Monday, September 29, 2008

Money Talk Church

I think about house churches a lot, talk about them frequently, and write about them occasionally. Yet for all of that I've never really been a part of one much less led or planted one, though I have visited a few. It's frustrating and not just a little embarrassing. And it leaves me with persistent, nagging doubts about just how realistic all this thinking is. So naturally I'm thrilled whenever I meet someone who is in a house church. That's always a great encouragement. But I read something in the paper on Monday that really convinced me that this can work. It was an article about the Smart Cookies - a group of women who banded together to help each other get out of debt. Here are some excerpts from the article:

In 2006, these five young professionals living in Vancouver, B.C., formed a "money club," a sort of financial-health support group. After two years, they reduced their collective debt from $55,000 to $10,000. All either own their own homes or are on the way there, and are regularly making deposits in IRAs and savings accounts.

They accomplished this impressive feat by setting individual spending limits at weekly meetings, then holding the overspenders accountable -- over a bottle of wine -- at the next meeting. They shared clothes, low-cost recipes, advice and encouragement. Each week, one member researched a topic to share with the group, such as how to calculate credit-card interest.

"The first meeting was really scary, laying out all our checking and Visa statements for everyone to see. A bottle of wine was definitely involved, which we recommend."

"We'd all tried on our own, read all these financial books, but it had no effect on our lifestyle. Knowing you have to share your saving and spending record for the week helps you resist temptation."

That's not a house church, but it absolutely could be.

Just look at the themes that are in play:
  • Small group
  • Frequent, regular gatherings
  • Self-organizing
  • Openness based on trust rooted in mutual acceptance
  • Real-life relevance and goal-focused
  • Accountability (sought, not imposed)
  • Joy and celebration
What really amazes me is that the very topic we struggle to get people to engage seriously in church - namely money - is the topic they are most eager to focus on!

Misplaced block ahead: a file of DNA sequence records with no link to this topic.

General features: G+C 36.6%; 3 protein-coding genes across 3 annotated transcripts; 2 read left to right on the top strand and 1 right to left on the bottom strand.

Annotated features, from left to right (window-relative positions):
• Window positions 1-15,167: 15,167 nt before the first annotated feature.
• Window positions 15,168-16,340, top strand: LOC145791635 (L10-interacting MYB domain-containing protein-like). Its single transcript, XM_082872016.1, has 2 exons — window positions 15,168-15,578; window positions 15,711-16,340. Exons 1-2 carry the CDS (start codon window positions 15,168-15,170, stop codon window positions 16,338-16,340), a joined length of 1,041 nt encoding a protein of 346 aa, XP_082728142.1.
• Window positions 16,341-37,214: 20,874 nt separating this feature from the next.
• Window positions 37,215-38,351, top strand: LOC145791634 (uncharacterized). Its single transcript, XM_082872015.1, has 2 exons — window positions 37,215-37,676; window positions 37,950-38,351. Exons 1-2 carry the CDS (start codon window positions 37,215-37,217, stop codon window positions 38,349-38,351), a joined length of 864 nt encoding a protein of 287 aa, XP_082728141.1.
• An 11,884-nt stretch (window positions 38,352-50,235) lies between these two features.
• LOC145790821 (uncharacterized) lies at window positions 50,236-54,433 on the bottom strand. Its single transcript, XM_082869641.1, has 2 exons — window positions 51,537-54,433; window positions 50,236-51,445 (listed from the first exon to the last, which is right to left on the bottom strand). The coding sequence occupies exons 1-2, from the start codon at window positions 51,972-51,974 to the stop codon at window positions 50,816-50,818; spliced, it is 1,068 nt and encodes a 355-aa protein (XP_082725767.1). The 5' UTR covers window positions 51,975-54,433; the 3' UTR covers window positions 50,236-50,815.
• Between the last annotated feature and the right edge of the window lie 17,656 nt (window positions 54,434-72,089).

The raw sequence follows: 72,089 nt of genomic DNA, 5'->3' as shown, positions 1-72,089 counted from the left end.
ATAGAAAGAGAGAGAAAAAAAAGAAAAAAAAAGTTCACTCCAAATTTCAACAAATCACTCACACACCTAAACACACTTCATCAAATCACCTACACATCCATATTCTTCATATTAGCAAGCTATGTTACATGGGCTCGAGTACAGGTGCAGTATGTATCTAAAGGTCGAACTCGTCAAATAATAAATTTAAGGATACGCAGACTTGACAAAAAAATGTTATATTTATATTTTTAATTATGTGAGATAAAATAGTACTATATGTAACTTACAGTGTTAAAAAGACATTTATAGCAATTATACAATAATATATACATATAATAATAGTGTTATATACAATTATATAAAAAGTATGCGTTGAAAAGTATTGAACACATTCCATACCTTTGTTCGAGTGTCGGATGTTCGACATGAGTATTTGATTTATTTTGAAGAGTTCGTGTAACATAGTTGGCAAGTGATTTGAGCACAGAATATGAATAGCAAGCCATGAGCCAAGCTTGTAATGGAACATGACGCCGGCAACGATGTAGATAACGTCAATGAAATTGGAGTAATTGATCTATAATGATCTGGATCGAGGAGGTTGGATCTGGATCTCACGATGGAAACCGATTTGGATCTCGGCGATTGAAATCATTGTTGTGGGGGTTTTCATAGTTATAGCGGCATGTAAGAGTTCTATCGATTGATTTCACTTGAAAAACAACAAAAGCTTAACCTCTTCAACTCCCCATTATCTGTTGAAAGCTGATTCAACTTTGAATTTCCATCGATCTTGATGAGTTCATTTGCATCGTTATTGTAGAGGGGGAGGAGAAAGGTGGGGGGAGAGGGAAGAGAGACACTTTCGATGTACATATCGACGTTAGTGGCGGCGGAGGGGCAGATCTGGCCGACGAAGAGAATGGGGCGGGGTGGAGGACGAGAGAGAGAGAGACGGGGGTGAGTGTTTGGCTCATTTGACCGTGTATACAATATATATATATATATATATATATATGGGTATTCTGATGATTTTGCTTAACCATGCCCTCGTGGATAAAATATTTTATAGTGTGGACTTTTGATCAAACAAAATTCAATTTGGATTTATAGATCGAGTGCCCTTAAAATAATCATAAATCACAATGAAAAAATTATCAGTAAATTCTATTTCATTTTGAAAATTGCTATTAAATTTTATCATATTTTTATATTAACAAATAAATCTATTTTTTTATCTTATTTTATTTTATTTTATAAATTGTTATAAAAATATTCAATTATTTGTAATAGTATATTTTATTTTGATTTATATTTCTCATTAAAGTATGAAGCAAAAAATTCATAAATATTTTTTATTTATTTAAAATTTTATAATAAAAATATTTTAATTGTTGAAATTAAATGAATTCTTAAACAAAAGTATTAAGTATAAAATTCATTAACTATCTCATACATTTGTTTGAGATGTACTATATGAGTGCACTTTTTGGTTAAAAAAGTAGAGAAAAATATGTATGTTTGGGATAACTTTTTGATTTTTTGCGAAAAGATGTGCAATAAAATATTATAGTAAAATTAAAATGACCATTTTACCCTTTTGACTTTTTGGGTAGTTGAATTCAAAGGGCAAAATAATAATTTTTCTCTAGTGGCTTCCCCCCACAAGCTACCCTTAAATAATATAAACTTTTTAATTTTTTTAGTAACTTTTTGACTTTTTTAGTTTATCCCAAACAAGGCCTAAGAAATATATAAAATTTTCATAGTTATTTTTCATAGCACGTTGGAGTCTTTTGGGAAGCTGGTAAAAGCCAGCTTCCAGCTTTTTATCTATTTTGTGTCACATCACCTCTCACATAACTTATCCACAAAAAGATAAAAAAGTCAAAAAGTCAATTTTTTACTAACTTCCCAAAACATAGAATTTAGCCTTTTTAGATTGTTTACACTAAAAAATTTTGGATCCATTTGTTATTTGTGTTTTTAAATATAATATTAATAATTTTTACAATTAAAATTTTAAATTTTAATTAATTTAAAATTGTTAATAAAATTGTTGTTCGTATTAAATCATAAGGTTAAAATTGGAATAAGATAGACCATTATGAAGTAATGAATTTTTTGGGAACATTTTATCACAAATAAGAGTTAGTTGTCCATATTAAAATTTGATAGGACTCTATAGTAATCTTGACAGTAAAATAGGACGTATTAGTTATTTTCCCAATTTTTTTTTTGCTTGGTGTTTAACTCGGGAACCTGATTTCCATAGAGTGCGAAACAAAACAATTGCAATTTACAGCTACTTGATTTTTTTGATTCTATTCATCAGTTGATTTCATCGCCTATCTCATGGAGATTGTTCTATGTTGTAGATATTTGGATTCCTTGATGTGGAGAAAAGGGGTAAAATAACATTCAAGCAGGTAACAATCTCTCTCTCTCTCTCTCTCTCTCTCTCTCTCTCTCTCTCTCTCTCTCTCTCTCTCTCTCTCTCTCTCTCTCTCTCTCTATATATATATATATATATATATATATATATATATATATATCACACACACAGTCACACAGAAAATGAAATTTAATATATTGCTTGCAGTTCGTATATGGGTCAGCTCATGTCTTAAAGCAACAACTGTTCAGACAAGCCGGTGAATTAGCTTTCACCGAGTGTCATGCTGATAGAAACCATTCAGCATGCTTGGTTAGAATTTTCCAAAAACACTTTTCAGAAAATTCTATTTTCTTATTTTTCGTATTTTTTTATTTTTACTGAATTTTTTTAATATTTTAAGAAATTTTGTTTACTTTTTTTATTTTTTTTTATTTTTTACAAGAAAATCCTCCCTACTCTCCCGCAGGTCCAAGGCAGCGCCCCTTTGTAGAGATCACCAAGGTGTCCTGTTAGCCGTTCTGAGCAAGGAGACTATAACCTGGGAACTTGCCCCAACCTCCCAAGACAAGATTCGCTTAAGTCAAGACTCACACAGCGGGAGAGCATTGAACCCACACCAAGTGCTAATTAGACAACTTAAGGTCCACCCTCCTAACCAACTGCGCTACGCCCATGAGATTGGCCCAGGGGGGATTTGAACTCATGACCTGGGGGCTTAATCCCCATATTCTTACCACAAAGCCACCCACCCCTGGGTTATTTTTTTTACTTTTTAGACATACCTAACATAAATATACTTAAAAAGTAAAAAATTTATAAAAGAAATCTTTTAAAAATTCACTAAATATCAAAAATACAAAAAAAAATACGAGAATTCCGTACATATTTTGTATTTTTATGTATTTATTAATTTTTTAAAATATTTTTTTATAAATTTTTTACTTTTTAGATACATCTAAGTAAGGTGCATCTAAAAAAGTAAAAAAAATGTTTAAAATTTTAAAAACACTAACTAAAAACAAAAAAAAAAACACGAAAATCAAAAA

These days when people are so anxious about money as they watch Congress try to respond to the hosing/credit/banking crisis and the market teeters it really makes you wonder... couldn't we start churches with a mission to help people put their financial houses in order like these women did?

Of course, there would be suspicion. We're talking about money of course. People would wonder if this is just a front to get them to contribute to some denomination or pay the salary of the "evangelist." They'll be watching for the catch and wanting to read the fine print.

But what if the church planter/evangelist took no salary? What if he or she had independent support from other churches that wanted to bless the new congregations, or maybe worked a regular job as well on the side... like making tents or something?

Nah. It'd never work.

Too bad though. I'd love to give it a try.


AnneMarie said...

No way! I have had many conversations on the money thing with churches or even church outside of churches.

I wouldn't be surprised if we see more called to work in the market places to raise their own salary while pastoring. The time will come! The finances of the church will then go to real needs along AND the pastor will be networking with the unchurched which is well needed.

Feral Pastor said...

You may well be right! Among the people I've encountered working on simple/house expressions it does seem common to have a "day job," sometimes just for income and sometimes as an intentional way to be "in the world."

But it does seem like there ought to be room alongside that for a "missionary" model where some people who really want to see churches planted are willing to support someone who's ready to work on that full time.

(Nice to hear from you, AnnMarie!)